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The Main Street Flavor

December 17, 2020 | Posted By: [email protected]

There’s no doubt Lexington’s restaurant scene has exploded exponentially in the past decade, something that visitors and residents alike enjoy seven days
a week, from breakfast until last call. The setting for the wide variety of offerings that are influenced from across the globe is centered in the
historic Main Street area in the Town of Lexington. In a one-mile span you can clink beer steins over a football game at an Irish pub, cozy in for
a perfect first date of pasta and red wine, or head down for a taste of the bayou to conjure up New Orleans memories.

O’Hara’s Public House is one of the newest additions to Main Street’s cultural vibe, and perhaps one that has had the most impact on the visuals of the
street. With sidewalk seating, diners can enjoy the people watching on Main, as well as take advantage of the warm Southern breezes most of the year.
Two beer serving windows open up onto the sidewalk too, encouraging passersby to stop for a pint before heading to their next destination, without
the need to go inside or request a table.

A little farther down Main, Alodia’s Cucina Italiana has added a similar but smaller outdoor vibe with a cozy area where diners can sit and relax with
drinks while waiting for their table. The inviting feel and promise of friendly companionship beckons in those passing by — whether by car or
on foot.

About a quarter mile away, a dining secret awaits those who are in the know. A large white house sits at the corner of West Main and Cedar Streets, with
no indication as to what it is. It’s Private Property, but the kind where visitors are welcome. This Creole-Cajun inspired fine dining restaurant is
possibly Lexington’s best kept culinary secret. “Word of mouth has been our best advertising,” said co-owner and head chef Trip Chalk. “If someone
tells someone else this is a great place to go, and they can find it without a problem we don’t need to put up a sign, and it adds to our vibe.”

Chalk’s commitment to the true spirit of New Orleans is what makes Private Property such a unique experience in Lexington. “For two years after we opened,
every two months, we’d close the restaurant on Saturday night and drive through the night to pick up andouille, alligator sausage, boudin and seasonings
— we’d pick up 1,200 pounds of meat and drive it back in a Lincoln Navigator with the air conditioner on full-blast,” said Chalk. “We’d get back
on Monday morning and keep going with the restaurant.”

In addition to sourcing originalto- the-source ingredients, he also struck up an unlikely friendship through a chance meeting with Paul Prudhomme, the
proprietor of K-Paul’s Louisiana Kitchen and Chef Paul Prudhomme Magic Seasoning Blends who taught Chalk a great deal about the restaurant business.

Similarly, O’Hara’s is greatly influenced by place. The menu is filled with comfort foods from many different parts of the country, and from co-owner and
general manager Matt O’Hara’s travels around the world. “I traveled extensively for 20 years before opening the restaurant and thought our town needed
a traditional Irish pub,” said O’Hara. “I am not the chef but I did build the menu based on a combo of two things: items you’d find at a traditional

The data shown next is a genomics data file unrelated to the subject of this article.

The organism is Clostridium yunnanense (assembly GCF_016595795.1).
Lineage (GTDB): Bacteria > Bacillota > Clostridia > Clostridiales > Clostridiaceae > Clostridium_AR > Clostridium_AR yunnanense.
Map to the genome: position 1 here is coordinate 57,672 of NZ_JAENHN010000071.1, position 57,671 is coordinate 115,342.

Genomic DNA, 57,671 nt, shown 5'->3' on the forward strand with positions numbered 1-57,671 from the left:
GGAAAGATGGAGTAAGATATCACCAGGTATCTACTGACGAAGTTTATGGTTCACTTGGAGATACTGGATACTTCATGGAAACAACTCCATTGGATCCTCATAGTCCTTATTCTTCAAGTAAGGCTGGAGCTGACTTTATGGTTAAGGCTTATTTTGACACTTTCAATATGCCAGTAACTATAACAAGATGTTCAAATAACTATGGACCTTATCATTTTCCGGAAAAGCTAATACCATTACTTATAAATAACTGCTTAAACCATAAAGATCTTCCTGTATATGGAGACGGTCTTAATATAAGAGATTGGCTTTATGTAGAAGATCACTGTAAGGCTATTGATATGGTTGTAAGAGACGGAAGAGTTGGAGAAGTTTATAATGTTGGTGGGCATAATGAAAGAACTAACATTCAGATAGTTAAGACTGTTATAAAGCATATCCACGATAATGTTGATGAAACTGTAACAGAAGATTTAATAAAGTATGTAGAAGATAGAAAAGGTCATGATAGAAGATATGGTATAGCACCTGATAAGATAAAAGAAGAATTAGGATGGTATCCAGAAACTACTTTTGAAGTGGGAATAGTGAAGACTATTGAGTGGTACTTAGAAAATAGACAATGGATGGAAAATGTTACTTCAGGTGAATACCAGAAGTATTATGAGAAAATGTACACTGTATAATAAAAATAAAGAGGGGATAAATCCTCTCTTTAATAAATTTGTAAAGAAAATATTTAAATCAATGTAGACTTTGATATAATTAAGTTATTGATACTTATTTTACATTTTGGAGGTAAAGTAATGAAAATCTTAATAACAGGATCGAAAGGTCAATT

pub in Ireland, and items from the menu of an Irish pub in America.”

Pub-goers will find those traditional Irish or American-Irish dishes – beer-battered fish and chips, shepherd’s pie, and corned beef and cabbage – as well
as the comfort foods from all over. Pot roast and a steelworker sandwich are two such dishes, but O’Hara thinks their Cincinnati chili spaghetti is
especially unique to the area. “I don’t think anyone else in Columbia is serving traditional Cincinnati chili, but folks who are from Cincinnati give
me high marks on it!” O’Hara exclaimed.

A half block over, the other spaghetti expert in town isn’t putting chili over their noodles, but they are pulling those strands by hand and they are quite
proud of it. A prominent feature of Alodia’s interior is their spaghetti wall, where diners can see noodles being made by hand in the glass walled
kitchen — that is, if the view isn’t obscured by strands of pasta already hanging to dry before being served. “This adds to the guest experience,
so while they are eating, they have a behind the scenes view of the production process so they can know what they are enjoying is made fresh,” said
Alodia’s chief operations officer Ryan Clark.

One thing all of the restaurateurs can easily agree on is how beautifully the area has come to life in the past few years. “As a self-dubbed foodie, I
could tell the town was really hungry for some local flair,” said O’Hara. “It’s nice to hear that people from Columbia are now driving to Lexington
to go out to dinner when it used to be that people from Lexington had to drive to Columbia to go out to eat,” said Chalk. “Lexington has a great culinary
scene now, and there are a lot of people just within a mile who have so much culinary expertise.”

As Clark from Alodia’s put it: “Lexington’s Main Street area brings the feel of being in a metropolitan area and combines it with a hometown feel.” Together,
these three restaurants, plus all of the others, bring a fresh personality to Main Street, and are just part of what makes the area a true destination
for unique dining options, not to mention a whole evening of fun in the heart of Lexington.

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